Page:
Blind World Magazine

World Congress To Discuss Artificial Vision.

PR Newswire.
Friday, June 02, 2006.

The success of the cochlear implant for the profoundly deaf gives scientists hope that a visual device to give some blind persons useful vision cannot be far off. The question in many minds is, "When will this device be ready for human implantation?" It may be sooner than we think. Several groups are already implanting trial devices in humans.

This, and other major questions, is the subject of the fourth biennial World Congress, The Eye and The Chip, hosted by the Detroit Institute of Ophthalmology, June 15th through the 17th. Forty of the world's leading investigators from research programs in nine countries, will gather at The Westin - Detroit Metropolitan Airport Hotel to present their work on these complex devices.

Each twenty-minute presentation will be followed by a ten-minute discussion of the work. Members of the Research Panel look forward to these intense exchanges. The goal of such in-depth questioning of presenters is to move forward the day when surgeons have implants that are safe, durable, and effective enough to use on persons now blind.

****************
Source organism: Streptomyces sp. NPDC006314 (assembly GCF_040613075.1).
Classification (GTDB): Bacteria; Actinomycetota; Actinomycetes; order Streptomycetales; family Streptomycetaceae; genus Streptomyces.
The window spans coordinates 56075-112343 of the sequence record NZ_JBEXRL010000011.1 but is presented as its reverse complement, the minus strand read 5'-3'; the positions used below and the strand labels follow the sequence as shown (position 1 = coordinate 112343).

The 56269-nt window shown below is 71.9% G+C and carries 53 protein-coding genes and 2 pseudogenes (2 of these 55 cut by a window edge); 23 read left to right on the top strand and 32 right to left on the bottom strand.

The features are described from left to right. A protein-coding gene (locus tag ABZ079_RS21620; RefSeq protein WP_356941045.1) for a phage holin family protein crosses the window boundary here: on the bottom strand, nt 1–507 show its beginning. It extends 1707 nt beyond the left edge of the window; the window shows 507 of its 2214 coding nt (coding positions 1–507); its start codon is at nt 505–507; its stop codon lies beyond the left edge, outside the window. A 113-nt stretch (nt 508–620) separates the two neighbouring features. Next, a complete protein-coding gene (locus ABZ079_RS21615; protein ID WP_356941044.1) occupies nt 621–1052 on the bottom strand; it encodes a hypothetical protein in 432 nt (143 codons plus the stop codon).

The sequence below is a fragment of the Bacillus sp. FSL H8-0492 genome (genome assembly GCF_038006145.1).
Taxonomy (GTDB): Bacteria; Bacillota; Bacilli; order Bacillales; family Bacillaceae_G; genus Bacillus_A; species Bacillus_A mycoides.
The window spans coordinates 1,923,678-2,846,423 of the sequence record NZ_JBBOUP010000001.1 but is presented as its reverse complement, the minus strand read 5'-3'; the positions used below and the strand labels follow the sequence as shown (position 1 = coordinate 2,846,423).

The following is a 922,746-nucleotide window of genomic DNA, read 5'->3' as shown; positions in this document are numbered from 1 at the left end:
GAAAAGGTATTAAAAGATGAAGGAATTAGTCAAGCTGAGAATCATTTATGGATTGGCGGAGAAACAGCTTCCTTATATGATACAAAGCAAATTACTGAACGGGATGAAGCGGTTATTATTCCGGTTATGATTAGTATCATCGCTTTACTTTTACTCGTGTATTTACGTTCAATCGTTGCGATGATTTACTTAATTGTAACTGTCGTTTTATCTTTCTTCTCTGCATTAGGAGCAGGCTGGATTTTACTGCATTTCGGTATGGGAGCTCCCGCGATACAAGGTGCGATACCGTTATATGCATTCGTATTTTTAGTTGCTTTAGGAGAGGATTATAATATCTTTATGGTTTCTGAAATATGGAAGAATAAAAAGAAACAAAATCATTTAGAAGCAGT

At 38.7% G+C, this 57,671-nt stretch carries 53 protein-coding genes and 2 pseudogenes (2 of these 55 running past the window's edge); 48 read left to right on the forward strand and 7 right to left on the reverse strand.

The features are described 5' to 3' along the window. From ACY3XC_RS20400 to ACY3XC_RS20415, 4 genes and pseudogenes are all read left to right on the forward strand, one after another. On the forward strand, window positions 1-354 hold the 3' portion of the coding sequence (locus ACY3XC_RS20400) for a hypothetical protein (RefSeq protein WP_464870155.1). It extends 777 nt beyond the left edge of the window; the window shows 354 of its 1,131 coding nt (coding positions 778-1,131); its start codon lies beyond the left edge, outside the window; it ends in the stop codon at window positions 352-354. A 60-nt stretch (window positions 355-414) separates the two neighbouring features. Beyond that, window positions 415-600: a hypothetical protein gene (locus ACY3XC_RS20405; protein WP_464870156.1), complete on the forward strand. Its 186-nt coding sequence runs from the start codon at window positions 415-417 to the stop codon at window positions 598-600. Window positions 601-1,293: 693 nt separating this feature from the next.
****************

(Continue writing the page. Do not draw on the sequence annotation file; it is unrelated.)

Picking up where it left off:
Unique among major medical meetings is the open access of the audience to the Research Panel in the discussion periods. Microphones allow anyone in attendance to ask the scientists questions about their work. This often yields insights which expedite progress in laboratories at other institutions or other countries.

The Eye and The Chip brings together senior scientists from artificial vision research programs in Australia, Belgium, China, Germany, Japan, Korea, Spain, Switzerland, and the United States. Results of human implantations and animal studies will be presented. There will be presentations from the FDA, from nano-electronic programs, from psycho-physical studies and from pertinent work aimed at lifting a portion of the burden of our severely vision impaired and blind fellow humans.

End of article.

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